It’s a story that shows powerful civic and social exchanges are resulting from deeply local philanthropy informed by, and encouraged through, what could be called a regionalization of the spirit of giving back.

Why regional connections matter

In Richmond County, not too long ago, “the towns were dying,” Frank Jenkins said. But after two local community foundations rallied around a new development project in downtown Rockingham, a transformation took root.

Jenkins is board chair of the Richmond County Community Foundation, a hospital conversion foundation established in 2001. (In a hospital conversion, a nonprofit hospital that converts to for-profit or is sold may put the proceeds from the sale into a trust to be used for ongoing community benefit.)

Along with The Cole Foundation, a local affiliate of the FFTC in Richmond County, donors invested in their most significant community project to date: Discovery Place Kids – Rockingham, a children’s museum downtown. It’s now a major community pillar with an urban-rural connection, as the fourth branch of the Charlotte-based science museum network.

The museum’s opening has been followed by “maybe 10 new business or business upgrades that have really helped that end of town,” Jenkins said, adding, “we’re really excited.”

In smaller places, it’s the transformational impact of one initiative, like a children’s museum for downtown, that shows what a ripple effect can look like. It’s clear from talking to Jenkins and other champions of Rockingham’s recent revitalization that the project lit a fuse that continues to throw off bright sparks.

“We’re not only building uptown,” Jenkins said, “we’re building up education.”

Select Foundation for the Carolinas Affiliate Community Foundations

The Foundation for the Carolinas (FFTC), headquartered in Charlotte, has 13 affiliates, all within the Carolinas Urban-Rural Connection region. This table lists the affiliates, along with the top three program investment areas for each.

The foundations recently turned their attention to the other end of the town’s center. There, the Richmond Community College is building a new annex, with plans for educational facilities and a space for community functions.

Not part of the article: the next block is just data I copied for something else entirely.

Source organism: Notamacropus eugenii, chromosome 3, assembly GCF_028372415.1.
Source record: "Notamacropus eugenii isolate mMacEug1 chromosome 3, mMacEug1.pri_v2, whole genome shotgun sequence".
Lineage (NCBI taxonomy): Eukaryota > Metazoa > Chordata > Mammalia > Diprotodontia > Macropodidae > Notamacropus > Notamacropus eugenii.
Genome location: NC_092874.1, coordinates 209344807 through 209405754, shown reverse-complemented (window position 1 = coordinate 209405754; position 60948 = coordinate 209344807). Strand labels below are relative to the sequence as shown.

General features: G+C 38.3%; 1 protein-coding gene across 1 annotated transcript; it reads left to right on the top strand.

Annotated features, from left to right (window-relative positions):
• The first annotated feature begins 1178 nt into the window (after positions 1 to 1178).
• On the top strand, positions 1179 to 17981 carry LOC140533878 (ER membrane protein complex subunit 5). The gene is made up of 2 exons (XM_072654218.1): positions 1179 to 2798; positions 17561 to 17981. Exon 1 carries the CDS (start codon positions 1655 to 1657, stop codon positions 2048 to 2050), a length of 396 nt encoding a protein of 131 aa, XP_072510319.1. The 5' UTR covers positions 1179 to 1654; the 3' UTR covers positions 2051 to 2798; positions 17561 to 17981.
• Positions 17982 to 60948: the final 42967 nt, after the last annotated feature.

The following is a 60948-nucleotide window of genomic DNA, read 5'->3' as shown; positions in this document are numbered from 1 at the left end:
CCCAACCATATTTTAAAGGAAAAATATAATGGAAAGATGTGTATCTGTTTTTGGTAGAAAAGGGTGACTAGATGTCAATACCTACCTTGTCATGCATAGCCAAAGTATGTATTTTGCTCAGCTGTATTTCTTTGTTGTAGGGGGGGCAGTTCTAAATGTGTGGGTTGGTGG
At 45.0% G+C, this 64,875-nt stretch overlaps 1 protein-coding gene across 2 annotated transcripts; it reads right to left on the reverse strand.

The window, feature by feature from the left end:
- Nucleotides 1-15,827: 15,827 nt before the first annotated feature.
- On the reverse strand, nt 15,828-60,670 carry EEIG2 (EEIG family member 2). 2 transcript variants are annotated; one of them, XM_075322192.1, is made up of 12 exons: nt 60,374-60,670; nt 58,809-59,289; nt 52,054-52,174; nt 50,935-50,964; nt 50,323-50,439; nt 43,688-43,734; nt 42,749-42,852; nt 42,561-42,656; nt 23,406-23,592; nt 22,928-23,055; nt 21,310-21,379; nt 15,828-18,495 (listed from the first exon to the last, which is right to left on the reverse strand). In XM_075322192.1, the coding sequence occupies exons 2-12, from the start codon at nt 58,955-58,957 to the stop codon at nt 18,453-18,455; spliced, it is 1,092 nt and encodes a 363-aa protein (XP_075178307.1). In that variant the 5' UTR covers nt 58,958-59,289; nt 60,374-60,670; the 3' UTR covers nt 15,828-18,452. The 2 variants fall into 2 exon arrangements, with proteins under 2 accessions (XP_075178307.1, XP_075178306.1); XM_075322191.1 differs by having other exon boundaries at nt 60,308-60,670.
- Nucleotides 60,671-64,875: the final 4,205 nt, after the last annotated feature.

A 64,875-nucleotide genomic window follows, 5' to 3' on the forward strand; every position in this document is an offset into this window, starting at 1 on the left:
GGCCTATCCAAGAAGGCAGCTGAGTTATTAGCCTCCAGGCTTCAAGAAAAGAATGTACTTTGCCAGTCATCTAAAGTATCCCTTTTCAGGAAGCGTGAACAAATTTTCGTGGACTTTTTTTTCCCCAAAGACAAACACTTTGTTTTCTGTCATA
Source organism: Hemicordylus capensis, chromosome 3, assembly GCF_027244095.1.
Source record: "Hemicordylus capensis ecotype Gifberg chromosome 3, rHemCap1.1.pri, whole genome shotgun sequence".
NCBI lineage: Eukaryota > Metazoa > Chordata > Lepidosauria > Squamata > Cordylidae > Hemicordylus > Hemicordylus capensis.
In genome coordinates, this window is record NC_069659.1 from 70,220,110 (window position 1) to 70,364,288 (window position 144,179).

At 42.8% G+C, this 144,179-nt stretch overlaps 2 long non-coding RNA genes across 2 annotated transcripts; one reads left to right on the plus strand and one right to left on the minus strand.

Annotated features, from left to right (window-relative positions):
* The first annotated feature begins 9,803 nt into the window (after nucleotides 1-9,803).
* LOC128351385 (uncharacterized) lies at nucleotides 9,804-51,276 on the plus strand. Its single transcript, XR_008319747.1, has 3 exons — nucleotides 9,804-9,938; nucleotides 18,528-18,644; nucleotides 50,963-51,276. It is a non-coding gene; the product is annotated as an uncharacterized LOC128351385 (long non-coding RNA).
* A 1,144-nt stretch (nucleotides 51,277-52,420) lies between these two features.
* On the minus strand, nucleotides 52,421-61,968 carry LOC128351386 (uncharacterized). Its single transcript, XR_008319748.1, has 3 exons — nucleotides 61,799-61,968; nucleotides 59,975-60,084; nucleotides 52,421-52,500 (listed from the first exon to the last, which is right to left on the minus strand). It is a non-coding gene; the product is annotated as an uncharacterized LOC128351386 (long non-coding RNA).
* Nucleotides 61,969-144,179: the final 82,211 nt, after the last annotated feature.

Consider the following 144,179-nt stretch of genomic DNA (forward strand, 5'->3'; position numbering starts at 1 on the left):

Meanwhile, grantmaking to local nonprofits continues to grow, with RCCF investing above the 5 percent per year that their charter requires. Both foundations view their roles as “vital” to the area they serve, Jenkins said, listing local projects: a free medical clinic, a sewer upgrade, a school cafeteria expansion, a group home for children, a senior citizen program, a food ministry.

The foundations’ resources are redirected as locally as it comes – “we would be hard-pressed to do otherwise,” Jenkins said. But ideas for applying those resources, shared among community foundations when they come together, have become the foundation of a larger, more regional enterprise.

Richmond County community leaders see what’s happening in Charlotte and model their projects after those examples, he said. Mecklenburg and Montgomery Counties have shared their findings, as have Hickory, North Carolina and Columbia, South Carolina.

“Our ideas stem off of other ideas we hear,” said Jenkins. “The best thing we ever did was [to become affiliated] with the FFTC.”

Both board leaders acknowledge there’s still a lot of need, and the projects they have started will take years to complete. But, they agree, we’re in this together.

“To be able to be involved in community, it’s a blessing,” said Kochenower. “It makes us better.”

Christa Wagner Vinson